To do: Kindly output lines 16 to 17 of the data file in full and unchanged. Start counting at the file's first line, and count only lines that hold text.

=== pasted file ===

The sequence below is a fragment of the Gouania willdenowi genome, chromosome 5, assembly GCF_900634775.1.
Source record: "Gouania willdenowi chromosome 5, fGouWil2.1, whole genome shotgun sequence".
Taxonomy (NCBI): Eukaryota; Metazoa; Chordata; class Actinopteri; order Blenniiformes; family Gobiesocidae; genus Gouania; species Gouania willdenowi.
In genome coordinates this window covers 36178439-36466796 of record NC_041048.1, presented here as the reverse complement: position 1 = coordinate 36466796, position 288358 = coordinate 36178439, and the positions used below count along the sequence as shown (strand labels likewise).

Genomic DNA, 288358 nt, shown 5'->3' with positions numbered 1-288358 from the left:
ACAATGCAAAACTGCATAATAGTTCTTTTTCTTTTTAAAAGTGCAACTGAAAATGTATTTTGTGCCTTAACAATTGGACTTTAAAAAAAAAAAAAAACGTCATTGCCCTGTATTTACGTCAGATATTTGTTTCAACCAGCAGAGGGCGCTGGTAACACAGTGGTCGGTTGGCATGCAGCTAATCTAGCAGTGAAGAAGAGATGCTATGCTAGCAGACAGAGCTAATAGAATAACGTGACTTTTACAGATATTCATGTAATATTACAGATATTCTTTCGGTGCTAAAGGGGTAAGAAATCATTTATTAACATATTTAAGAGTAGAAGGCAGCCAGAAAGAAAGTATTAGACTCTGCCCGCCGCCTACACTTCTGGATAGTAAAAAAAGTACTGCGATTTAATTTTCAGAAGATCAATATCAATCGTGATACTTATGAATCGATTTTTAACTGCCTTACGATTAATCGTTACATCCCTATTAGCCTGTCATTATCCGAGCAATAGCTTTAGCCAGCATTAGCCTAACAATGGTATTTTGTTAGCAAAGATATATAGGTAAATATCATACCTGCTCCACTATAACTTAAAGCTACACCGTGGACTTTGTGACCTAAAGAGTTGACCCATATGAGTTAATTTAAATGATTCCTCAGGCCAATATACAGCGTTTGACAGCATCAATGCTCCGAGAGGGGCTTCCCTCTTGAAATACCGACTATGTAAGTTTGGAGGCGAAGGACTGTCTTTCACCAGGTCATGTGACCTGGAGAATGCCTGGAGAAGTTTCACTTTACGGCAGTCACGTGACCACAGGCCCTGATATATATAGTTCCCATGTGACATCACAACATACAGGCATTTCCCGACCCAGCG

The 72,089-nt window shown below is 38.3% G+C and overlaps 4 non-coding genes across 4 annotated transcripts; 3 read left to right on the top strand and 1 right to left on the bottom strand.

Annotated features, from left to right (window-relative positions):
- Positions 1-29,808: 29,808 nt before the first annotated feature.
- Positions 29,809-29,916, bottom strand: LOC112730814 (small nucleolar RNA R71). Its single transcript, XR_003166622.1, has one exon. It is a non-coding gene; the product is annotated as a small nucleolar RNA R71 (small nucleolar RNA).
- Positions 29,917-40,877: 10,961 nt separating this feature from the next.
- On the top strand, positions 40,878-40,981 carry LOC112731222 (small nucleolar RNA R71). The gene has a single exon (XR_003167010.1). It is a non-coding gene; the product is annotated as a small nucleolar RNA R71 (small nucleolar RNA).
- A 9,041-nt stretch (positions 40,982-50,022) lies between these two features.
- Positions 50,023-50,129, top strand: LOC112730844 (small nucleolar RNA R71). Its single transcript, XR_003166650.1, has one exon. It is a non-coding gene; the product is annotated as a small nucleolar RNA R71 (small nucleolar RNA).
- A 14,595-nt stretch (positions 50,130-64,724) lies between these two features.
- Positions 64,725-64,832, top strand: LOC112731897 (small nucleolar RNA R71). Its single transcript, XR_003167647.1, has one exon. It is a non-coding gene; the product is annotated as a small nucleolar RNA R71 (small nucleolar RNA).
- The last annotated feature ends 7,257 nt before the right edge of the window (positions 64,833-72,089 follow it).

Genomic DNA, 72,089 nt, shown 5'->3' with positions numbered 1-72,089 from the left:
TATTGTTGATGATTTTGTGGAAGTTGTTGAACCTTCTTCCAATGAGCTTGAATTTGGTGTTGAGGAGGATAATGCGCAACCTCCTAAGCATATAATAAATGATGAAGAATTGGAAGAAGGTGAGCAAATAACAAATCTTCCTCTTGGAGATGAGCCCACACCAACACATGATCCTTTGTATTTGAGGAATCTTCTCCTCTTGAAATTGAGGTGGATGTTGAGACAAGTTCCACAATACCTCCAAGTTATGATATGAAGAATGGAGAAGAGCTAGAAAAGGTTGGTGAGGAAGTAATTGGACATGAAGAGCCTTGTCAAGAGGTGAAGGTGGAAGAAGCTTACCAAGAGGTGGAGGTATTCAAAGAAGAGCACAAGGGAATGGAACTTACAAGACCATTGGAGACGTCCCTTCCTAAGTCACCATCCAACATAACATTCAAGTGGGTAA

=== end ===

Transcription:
- Positions 64,725-64,832, top strand: LOC112731897 (small nucleolar RNA R71). Its single transcript, XR_003167647.1, has one exon. It is a non-coding gene; the product is annotated as a small nucleolar RNA R71 (small nucleolar RNA).
- The last annotated feature ends 7,257 nt before the right edge of the window (positions 64,833-72,089 follow it).